Then he came to the strange cave in the forest slope, the dreaded “snake-den” which country folk shunned, and away from which Benijah had warned him again and again. It was deep; far deeper than anyone but Randolph suspected, for the boy had found a fissure in the farthermost black corner that led to a loftier grotto beyond—a haunting sepulchral place whose granite walls held a curious illusion of conscious artifice. On this occasion he crawled in as usual, lighting his way with matches filched from the sitting-room match-safe, and edging through the final crevice with an eagerness hard to explain even to himself. He could not tell why he approached the farther wall so confidently, or why he instinctively drew forth the great silver key as he did so. But on he went, and when he danced back to the house that night he offered no excuses for his lateness, nor heeded in the least the reproofs he gained for ignoring the noontide dinner-horn altogether.
Now it is agreed by all the distant relatives of Randolph Carter that something occurred to heighten his imagination in his tenth year. His cousin, Ernest B. Aspinwall, Esq., of Chicago, is fully ten years his senior; and distinctly recalls a change in the boy after the autumn of 1883. Randolph had looked on scenes of fantasy that few others can ever have beheld, and stranger still were some of the qualities which he shewed in relation to very mundane things. He seemed, in fine, to have picked up an odd gift of prophecy; and reacted unusually to things which, though at the time without meaning, were later found to justify the singular impressions. In subsequent decades as new inventions, new names, and new events appeared one by one in the book of history, people would now and then recall wonderingly how Carter had years before let fall some careless word of undoubted connexion with what was then far in the future. He did not himself understand these words, or know why certain things made him feel certain emotions; but fancied that some unremembered dream must be responsible. It was as early as 1897 that he turned pale when some traveller mentioned the French town of Belloy-en-Santerre, and friends remembered it when he was almost mortally wounded there in 1916, while serving with the Foreign Legion in the Great War.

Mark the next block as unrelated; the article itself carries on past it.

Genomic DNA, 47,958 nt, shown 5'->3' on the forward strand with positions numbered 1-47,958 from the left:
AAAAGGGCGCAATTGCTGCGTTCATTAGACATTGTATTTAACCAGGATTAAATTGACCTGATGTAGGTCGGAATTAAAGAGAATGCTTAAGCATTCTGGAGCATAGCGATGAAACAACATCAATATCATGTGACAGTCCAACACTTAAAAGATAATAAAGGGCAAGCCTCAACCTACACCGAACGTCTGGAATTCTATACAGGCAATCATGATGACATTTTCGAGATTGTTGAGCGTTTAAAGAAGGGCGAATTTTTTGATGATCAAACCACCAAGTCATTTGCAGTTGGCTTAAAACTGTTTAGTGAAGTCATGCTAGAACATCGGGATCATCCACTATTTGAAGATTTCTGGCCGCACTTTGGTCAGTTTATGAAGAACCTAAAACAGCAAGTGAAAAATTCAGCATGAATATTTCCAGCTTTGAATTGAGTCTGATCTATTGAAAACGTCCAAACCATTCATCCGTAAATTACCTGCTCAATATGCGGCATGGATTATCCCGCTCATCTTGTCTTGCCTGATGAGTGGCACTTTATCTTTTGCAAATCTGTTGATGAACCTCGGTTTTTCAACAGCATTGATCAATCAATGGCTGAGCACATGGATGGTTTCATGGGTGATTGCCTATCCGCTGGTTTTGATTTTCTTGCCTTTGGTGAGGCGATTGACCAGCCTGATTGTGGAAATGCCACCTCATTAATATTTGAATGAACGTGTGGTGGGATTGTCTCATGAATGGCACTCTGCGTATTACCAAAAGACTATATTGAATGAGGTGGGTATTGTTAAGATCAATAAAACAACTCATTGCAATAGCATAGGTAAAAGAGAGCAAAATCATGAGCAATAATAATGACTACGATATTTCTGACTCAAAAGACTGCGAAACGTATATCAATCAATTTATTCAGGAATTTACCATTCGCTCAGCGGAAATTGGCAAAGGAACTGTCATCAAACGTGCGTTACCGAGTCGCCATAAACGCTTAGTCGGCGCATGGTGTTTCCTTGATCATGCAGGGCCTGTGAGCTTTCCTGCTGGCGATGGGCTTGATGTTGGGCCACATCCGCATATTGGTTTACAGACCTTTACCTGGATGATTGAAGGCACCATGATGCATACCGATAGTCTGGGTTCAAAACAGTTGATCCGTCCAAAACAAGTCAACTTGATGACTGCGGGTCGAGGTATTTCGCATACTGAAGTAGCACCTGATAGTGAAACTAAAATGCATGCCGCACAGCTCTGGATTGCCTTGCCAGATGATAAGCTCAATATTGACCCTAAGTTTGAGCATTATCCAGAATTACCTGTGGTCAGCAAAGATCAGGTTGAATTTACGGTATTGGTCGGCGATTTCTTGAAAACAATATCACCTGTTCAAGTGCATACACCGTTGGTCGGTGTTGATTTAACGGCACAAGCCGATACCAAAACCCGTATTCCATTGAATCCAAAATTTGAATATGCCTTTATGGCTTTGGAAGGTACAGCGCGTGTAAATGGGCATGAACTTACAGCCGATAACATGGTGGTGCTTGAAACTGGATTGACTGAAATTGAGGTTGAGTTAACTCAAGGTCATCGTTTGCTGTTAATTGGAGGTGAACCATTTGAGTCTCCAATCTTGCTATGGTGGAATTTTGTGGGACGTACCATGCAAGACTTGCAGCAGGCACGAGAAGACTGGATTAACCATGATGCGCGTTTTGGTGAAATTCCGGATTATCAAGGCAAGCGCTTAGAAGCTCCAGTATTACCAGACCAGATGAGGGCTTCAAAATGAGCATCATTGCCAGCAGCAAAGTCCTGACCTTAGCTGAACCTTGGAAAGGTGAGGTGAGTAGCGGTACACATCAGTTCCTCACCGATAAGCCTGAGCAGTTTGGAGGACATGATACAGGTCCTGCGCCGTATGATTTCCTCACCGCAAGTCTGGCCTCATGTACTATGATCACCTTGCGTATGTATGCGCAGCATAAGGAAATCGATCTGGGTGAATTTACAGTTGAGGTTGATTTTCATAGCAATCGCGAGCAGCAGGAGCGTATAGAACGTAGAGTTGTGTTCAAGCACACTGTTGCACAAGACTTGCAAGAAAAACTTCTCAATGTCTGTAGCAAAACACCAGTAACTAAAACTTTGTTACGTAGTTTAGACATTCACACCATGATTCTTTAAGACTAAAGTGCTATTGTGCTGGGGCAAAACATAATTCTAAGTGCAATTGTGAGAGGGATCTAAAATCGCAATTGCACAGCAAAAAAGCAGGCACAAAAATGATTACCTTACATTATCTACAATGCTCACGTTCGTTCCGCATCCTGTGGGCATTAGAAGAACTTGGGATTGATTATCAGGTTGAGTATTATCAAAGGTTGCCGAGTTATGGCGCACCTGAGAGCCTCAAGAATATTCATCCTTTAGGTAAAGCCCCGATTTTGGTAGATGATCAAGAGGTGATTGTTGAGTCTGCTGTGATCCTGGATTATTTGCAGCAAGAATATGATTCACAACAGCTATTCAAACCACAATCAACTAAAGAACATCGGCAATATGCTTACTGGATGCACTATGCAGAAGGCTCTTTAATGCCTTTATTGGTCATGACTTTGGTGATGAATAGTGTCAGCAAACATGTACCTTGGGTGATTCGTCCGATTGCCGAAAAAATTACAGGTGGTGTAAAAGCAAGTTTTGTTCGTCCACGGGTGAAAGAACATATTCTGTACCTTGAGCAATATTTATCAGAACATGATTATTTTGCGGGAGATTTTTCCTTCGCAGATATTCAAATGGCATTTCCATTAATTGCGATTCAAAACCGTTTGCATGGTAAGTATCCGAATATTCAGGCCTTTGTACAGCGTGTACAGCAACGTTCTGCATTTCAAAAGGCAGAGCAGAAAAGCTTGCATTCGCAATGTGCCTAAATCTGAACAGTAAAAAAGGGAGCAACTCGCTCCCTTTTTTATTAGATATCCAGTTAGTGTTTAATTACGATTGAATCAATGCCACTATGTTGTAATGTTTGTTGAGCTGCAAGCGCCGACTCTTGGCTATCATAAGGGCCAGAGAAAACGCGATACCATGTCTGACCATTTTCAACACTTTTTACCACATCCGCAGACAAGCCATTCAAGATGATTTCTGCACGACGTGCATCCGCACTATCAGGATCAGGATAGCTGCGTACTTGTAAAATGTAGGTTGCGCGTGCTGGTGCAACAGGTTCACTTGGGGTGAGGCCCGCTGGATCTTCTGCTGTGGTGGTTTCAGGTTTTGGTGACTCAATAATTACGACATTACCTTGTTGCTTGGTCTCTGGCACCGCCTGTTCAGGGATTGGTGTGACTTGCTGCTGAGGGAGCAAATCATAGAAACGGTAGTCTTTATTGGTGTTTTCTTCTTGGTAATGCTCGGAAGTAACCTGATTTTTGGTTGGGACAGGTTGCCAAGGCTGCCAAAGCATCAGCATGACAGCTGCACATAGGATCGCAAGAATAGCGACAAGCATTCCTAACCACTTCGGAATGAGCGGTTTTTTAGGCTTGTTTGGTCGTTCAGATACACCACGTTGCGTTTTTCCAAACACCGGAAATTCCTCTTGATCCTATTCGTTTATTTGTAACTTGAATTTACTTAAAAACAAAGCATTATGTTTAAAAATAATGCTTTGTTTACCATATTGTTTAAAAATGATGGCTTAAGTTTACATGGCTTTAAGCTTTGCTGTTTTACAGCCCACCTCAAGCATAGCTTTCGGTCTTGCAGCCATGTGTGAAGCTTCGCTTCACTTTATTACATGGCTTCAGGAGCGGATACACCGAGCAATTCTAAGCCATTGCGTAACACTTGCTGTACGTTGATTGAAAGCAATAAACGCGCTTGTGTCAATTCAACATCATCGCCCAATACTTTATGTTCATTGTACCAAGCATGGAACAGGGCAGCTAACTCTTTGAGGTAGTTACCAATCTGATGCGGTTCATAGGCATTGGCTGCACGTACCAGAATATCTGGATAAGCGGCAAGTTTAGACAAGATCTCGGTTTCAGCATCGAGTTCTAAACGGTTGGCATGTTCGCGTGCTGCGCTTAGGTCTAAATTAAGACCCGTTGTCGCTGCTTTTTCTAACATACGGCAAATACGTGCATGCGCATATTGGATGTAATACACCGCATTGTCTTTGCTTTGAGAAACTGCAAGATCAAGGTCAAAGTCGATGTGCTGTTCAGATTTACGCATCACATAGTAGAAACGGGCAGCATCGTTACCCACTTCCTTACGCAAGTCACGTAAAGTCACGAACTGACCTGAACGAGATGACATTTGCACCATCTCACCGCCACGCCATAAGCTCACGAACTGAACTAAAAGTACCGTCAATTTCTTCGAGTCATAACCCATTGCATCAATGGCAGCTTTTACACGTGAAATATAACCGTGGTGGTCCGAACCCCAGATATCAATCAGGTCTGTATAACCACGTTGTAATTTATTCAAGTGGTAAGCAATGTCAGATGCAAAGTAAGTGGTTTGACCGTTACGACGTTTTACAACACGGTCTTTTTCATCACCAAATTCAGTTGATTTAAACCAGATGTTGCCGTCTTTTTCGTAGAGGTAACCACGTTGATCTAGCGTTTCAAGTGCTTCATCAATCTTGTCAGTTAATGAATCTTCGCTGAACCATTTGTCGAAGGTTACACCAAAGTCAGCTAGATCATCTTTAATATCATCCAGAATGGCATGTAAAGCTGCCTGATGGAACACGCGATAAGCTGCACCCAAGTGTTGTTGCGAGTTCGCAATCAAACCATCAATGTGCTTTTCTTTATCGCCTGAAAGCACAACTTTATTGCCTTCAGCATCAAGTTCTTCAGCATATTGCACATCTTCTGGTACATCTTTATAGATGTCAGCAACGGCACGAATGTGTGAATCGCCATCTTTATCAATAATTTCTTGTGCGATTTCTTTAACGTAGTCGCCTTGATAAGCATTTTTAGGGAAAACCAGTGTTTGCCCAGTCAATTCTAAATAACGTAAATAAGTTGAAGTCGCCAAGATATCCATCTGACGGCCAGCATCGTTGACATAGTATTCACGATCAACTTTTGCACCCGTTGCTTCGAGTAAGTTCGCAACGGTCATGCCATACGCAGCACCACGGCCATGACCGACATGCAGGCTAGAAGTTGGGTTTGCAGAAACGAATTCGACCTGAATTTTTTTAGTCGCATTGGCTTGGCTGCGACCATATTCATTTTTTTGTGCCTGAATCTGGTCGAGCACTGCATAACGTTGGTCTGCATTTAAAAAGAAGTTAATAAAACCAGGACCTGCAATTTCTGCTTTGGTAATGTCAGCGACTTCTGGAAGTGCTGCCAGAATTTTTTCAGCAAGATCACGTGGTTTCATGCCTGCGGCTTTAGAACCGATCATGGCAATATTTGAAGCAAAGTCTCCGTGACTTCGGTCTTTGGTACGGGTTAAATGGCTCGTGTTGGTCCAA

Carter’s relatives talk much of these things because he has lately disappeared. His little old servant Parks, who for years bore patiently with his vagaries, last saw him on the morning he drove off alone in his car with a key he had recently found. Parks had helped him get the key from the old box containing it, and had felt strangely affected by the grotesque carvings on the box, and by some other odd quality he could not name. When Carter left, he had said he was going to visit his old ancestral country around Arkham.